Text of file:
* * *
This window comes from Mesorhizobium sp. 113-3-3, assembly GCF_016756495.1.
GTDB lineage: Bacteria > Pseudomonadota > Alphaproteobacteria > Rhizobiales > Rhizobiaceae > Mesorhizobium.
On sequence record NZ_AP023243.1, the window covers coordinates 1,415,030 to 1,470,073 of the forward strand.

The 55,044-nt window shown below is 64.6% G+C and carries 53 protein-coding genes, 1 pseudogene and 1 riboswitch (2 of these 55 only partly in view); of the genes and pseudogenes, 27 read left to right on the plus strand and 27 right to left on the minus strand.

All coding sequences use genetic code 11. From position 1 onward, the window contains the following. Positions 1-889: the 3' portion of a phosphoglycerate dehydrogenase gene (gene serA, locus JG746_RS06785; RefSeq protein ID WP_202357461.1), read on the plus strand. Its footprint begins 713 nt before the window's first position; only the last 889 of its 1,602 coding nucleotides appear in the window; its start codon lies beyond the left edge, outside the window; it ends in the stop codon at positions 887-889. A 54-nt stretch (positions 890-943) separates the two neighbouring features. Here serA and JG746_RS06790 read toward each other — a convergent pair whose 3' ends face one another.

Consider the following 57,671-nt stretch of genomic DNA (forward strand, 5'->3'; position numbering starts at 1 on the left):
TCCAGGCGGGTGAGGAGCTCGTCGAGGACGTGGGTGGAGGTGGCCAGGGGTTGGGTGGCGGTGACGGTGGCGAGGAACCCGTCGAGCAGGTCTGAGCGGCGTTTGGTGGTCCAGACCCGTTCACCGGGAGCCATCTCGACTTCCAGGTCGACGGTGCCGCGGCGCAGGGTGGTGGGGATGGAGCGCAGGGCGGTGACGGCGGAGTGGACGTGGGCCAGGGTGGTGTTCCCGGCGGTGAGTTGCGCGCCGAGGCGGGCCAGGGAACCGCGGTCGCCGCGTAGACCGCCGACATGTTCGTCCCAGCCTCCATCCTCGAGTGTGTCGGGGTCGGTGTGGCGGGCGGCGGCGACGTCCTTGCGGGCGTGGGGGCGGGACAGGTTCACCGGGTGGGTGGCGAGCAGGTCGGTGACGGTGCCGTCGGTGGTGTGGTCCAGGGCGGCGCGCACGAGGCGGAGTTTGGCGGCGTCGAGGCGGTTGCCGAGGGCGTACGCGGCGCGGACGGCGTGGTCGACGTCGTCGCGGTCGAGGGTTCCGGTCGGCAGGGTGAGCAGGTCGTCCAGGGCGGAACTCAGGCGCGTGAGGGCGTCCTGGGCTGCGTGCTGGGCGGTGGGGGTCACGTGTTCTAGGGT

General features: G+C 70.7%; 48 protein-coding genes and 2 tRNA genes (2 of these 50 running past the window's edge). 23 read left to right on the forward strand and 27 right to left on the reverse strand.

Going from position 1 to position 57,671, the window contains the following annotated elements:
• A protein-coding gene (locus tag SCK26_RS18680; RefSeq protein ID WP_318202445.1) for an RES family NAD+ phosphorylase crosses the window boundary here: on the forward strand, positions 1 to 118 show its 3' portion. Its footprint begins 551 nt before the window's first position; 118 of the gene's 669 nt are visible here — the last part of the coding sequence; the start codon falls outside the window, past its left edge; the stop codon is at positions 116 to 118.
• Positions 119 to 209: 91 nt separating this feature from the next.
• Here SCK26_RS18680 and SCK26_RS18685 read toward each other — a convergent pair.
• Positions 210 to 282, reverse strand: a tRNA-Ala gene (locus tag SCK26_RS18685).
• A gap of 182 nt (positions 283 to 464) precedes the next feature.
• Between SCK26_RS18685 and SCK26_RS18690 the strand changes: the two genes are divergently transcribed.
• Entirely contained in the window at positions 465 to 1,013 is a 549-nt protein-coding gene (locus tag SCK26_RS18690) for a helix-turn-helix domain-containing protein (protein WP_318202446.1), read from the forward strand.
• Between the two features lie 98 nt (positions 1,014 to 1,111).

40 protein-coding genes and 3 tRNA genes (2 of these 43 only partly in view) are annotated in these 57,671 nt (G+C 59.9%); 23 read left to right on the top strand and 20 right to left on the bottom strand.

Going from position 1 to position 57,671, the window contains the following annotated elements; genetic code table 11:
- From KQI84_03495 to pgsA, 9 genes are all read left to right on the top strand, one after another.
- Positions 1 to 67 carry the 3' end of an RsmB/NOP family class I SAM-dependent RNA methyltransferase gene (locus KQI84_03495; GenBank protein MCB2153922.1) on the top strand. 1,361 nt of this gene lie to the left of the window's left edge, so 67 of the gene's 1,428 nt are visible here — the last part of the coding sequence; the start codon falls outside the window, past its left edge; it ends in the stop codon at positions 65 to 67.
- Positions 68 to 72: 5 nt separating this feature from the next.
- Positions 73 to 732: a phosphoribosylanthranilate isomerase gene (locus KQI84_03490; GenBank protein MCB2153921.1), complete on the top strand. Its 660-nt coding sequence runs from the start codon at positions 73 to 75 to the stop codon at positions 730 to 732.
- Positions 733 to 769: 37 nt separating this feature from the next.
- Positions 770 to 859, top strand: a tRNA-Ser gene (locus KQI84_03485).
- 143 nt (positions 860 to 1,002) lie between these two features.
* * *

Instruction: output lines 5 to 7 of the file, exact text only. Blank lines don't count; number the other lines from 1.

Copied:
All coding sequences use genetic code 11. From position 1 onward, the window contains the following. Positions 1-889: the 3' portion of a phosphoglycerate dehydrogenase gene (gene serA, locus JG746_RS06785; RefSeq protein ID WP_202357461.1), read on the plus strand. Its footprint begins 713 nt before the window's first position; only the last 889 of its 1,602 coding nucleotides appear in the window; its start codon lies beyond the left edge, outside the window; it ends in the stop codon at positions 887-889. A 54-nt stretch (positions 890-943) separates the two neighbouring features. Here serA and JG746_RS06790 read toward each other — a convergent pair whose 3' ends face one another.

Consider the following 57,671-nt stretch of genomic DNA (forward strand, 5'->3'; position numbering starts at 1 on the left):
TCCAGGCGGGTGAGGAGCTCGTCGAGGACGTGGGTGGAGGTGGCCAGGGGTTGGGTGGCGGTGACGGTGGCGAGGAACCCGTCGAGCAGGTCTGAGCGGCGTTTGGTGGTCCAGACCCGTTCACCGGGAGCCATCTCGACTTCCAGGTCGACGGTGCCGCGGCGCAGGGTGGTGGGGATGGAGCGCAGGGCGGTGACGGCGGAGTGGACGTGGGCCAGGGTGGTGTTCCCGGCGGTGAGTTGCGCGCCGAGGCGGGCCAGGGAACCGCGGTCGCCGCGTAGACCGCCGACATGTTCGTCCCAGCCTCCATCCTCGAGTGTGTCGGGGTCGGTGTGGCGGGCGGCGGCGACGTCCTTGCGGGCGTGGGGGCGGGACAGGTTCACCGGGTGGGTGGCGAGCAGGTCGGTGACGGTGCCGTCGGTGGTGTGGTCCAGGGCGGCGCGCACGAGGCGGAGTTTGGCGGCGTCGAGGCGGTTGCCGAGGGCGTACGCGGCGCGGACGGCGTGGTCGACGTCGTCGCGGTCGAGGGTTCCGGTCGGCAGGGTGAGCAGGTCGTCCAGGGCGGAACTCAGGCGCGTGAGGGCGTCCTGGGCTGCGTGCTGGGCGGTGGGGGTCACGTGTTCTAGGGT